12- TRADE PREFERENCES FOR LDCs: AN EARLY ASSESSMENT OF BENEFITS AND POSSIBLE IMPROVEMENTS, 30/01/04 (UNCTAD/ITCD/TSB/2003/8), 129 pages, 4534KB
13- GSP - Handbook on the Scheme of the UNITED STATES OF AMERICA 2003, Including features of the African Growth and Opportunities Act (AGOA) Programme, 10/08/03 (UNCTAD/ITCD/TSB/Misc.58/Rev.1), 94 pages, 302KB
14- GSP - Handbook on the Scheme of the EUROPEAN COMMUNITY 2003, 27/06/03 (UNCTAD/ITCD/TSB/Misc.25/Rev.2), 306 pages, 1798KB
15- THE AFRICAN GROWTH AND OPPORTUNITY ACT: A PRELIMINARY ASSESSMENT, 23/05/03 (UNCTAD/ITCD/TSB/2003/1), 77 pages, 469KB  
16- GSP - SCHEME OF TURKEY, 28/01/03 (TD/B/GSP/TURKEY/1), 11 pages, 915KB
17- GSP - Handbook on the Scheme of CANADA 2002, 01/12/02 (UNCTAD/ITCD/TSB/Misc.66), 96 pages, 370KB
18- NEGOTIATING ANTI-DUMPING AND SETTING PRIORITIES AMONG OUTSTANDING IMPLEMENTATION ISSUES IN THE POST DOHA SCENARIO, A First Examination in Light of Recent Practice and DSU Jurisprudence, 01/05/02 (UNCTAD/ITCD/TSB/Misc.72), 66 pages, 259KB
19- GSP - Handbook on the Scheme of the CZECH REPUBLIC 2001, 01/12/01 (UNCTAD/ITCD/TSB/Misc.63), 64 pages, 130KB
20- GSP - Handbook on the Scheme of HUNGARY 2001, 01/08/01 (UNCTAD/ITCD/TSB/Misc.64), 9 pages, 24KB
21- IMPROVING MARKET ACCESS FOR LDCS, 02/05/01 (UNCTAD/DITC/TNCD/4), 263 pages, 1140KB
22- GSP - Handbook on the Scheme of AUSTRALIA 2000, 01/06/00 (UNCTAD/ITCD/TSB/Misc.56), 16 pages, 42KB
23- GSP - SCHEME OF NORWAY, Amendment, 14/02/00 (TD/B/GSP/NORWAY/36), 13 pages, 45KB
24- QUANTIFYING THE BENEFITS OBTAINED BY DEVELOPING COUNTRIES FROM THE GENERALIZED SYSTEM OF PREFERENCES, 07/10/99 (UNCTAD/ITCD/TSB/Misc.52), 37 pages, 88KB
25- GSP - Handbook on the Scheme of SWITZERLAND 1999, 01/10/99 (UNCTAD/ITCD/TSB/Misc.28/Rev.1), 115 pages, 2144KB
26- DIGEST OF GSP RULES OF ORIGIN, 01/05/99 (UNCTAD/TAP/133/Rev.7), 21 pages, 820KB
27- GSP - HANDBOOK ON THE SCHEME OF THE REPUBLIC OF POLAND 1999, 01/04/99 (UNCTAD/ITCD/TSB/Misc.51), 12 pages, 259KB
28- GSP - Handbook on the Scheme of NEW ZEALAND 1999, 01/04/99 (UNCTAD/ITCD/TSB/Misc.48), 27 pages, 637KB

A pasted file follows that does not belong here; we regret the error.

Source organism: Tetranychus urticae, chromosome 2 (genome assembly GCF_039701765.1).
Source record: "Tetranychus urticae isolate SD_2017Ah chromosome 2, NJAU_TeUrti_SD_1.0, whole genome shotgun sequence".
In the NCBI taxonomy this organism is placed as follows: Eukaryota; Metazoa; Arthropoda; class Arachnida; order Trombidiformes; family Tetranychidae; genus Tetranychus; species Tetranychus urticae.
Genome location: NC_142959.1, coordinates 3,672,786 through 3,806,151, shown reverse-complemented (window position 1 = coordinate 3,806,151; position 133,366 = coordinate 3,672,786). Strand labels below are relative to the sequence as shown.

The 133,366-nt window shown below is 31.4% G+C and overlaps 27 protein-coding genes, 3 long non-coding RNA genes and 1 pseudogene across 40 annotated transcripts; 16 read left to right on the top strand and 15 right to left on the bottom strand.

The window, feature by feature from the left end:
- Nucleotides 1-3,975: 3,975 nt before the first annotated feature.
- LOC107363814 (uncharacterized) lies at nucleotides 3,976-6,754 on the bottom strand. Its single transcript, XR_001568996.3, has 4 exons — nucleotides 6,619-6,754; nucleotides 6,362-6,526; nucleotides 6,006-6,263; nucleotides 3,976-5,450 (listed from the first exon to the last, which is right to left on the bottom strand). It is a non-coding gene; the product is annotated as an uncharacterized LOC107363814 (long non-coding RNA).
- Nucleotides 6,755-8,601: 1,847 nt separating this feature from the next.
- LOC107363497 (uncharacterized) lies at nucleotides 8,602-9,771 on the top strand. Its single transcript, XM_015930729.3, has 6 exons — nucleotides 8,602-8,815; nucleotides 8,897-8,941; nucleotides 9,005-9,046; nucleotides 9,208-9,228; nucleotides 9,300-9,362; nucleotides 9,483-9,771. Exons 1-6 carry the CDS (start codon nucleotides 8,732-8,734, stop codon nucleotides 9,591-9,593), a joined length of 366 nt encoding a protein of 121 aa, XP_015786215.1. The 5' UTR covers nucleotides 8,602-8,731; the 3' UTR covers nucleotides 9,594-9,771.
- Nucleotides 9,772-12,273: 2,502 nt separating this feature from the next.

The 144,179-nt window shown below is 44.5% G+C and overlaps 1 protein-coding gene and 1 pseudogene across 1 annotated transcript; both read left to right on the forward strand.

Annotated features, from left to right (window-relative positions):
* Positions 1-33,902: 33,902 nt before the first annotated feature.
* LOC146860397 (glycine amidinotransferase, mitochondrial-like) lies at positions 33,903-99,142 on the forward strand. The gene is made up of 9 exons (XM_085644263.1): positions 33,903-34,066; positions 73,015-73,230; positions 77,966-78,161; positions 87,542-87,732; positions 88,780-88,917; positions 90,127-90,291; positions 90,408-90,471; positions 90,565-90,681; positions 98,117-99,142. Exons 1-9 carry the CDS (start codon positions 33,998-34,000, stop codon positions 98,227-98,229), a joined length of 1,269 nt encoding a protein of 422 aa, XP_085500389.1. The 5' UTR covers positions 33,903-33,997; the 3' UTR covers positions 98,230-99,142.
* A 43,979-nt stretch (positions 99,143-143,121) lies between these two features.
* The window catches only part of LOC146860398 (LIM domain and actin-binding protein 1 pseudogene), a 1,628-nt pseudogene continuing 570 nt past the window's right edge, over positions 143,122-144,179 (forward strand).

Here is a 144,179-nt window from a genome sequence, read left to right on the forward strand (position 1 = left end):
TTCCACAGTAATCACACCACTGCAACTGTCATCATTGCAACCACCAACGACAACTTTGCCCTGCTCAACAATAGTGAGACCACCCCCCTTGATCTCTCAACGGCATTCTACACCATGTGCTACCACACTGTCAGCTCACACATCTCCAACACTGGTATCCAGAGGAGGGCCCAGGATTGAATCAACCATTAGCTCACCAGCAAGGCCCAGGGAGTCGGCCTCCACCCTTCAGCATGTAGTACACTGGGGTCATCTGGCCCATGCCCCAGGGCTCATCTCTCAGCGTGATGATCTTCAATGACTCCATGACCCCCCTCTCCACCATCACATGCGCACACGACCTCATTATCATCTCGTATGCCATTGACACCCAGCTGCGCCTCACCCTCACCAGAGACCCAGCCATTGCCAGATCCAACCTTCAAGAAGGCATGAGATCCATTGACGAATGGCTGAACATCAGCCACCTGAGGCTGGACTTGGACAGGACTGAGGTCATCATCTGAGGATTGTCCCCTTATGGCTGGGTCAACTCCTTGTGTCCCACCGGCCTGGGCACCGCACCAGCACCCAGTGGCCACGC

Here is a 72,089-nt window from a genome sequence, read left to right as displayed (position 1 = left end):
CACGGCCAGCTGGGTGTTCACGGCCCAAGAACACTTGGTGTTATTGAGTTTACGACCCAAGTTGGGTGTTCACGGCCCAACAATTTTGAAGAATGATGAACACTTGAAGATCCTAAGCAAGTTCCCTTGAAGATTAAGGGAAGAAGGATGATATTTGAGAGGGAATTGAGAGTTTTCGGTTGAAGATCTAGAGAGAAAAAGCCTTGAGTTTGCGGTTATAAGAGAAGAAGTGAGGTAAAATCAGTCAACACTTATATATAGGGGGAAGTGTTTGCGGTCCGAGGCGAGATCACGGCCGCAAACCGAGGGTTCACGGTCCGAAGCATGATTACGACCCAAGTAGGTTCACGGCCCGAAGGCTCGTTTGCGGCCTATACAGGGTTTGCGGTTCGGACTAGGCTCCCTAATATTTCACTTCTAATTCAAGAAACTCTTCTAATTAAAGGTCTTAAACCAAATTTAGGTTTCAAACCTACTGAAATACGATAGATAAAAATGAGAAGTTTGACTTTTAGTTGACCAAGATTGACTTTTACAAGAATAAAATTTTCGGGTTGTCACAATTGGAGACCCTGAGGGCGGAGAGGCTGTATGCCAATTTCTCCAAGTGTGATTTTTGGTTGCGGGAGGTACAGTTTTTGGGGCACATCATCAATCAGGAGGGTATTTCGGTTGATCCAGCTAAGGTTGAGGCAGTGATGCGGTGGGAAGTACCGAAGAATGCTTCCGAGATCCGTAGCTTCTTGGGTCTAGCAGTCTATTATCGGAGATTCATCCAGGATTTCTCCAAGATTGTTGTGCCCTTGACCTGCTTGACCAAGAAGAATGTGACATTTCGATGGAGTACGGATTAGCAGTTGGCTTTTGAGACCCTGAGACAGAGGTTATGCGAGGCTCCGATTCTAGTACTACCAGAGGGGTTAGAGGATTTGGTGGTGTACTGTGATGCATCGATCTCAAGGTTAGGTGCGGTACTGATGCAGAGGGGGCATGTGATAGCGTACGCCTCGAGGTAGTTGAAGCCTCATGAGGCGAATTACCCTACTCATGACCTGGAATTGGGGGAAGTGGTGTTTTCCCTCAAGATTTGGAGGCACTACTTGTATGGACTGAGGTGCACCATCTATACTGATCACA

29- INFORMAL REPORT BY THE UNCTAD SECRETARIAT ON THE AD HOC MEETING OF THE SECRETARY-GENERAL OF UNCTAD ON GSP, GSTP AND NEW INITIATIVES FOR LDCs, Held at the Palais des Nations, Geneva, from 16 to 17 July 1998, 01/09/98 (UNCTAD/SG/AC.1/1), 22 pages, 51KB
30- GSP - Handbook on the Scheme of NORWAY 1999, 24/04/98 (UNCTAD/ITCD/TSB/Misc.29), 24 pages, 53KB
31- GSP - Handbook on the Scheme of NEW ZEALAND 1998, 01/04/98 (UNCTAD/TAP/258/Rev.3), 15 pages, 46KB

VII- Selected studies on GSP
. Downloads documents:
1- TRADE PREFERENCES FOR LDCs: AN EARLY ASSESSMENT OF BENEFITS AND POSSIBLE IMPROVEMENTS (UNCTAD/ITCD/TSB/2003/8) 30/01/04, 129 Pages, 4534 Kb
2- THE AFRICAN GROWTH AND OPPORTUNITY ACT: A PRELIMINARY ASSESSMENT (UNCTAD/ITCD/TSB/2003/1) Sales no.: E.03.II.D.15 23/05/03, 77 Pages, 469 Kb
3- NEGOTIATING ANTI-DUMPING AND SETTING PRIORITIES AMONG OUTSTANDING IMPLEMENTATION ISSUES IN THE POST DOHA SCENARIO, A First Examination in Light of Recent Practice and DSU Jurisprudence (UNCTAD/ITCD/TSB/Misc.72) 01/05/02, 66 Pages, 259 Kb
4- IMPROVING MARKET ACCESS FOR LDCS (UNCTAD/DITC/TNCD/4) 02/05/01, 263 Pages, 1140

VIII- Contact Details for the Generalized System of Preferences
UNCTAD Technical Cooperation on Market Access,
Trade Laws and Preferences
Palais des Nations,
1211 Geneva 10, Switzerland

Tel: +41 22 907 4944
Fax: +41 22 907 0044
Email: gsp@unctad.org
Website: http://www.unctad.org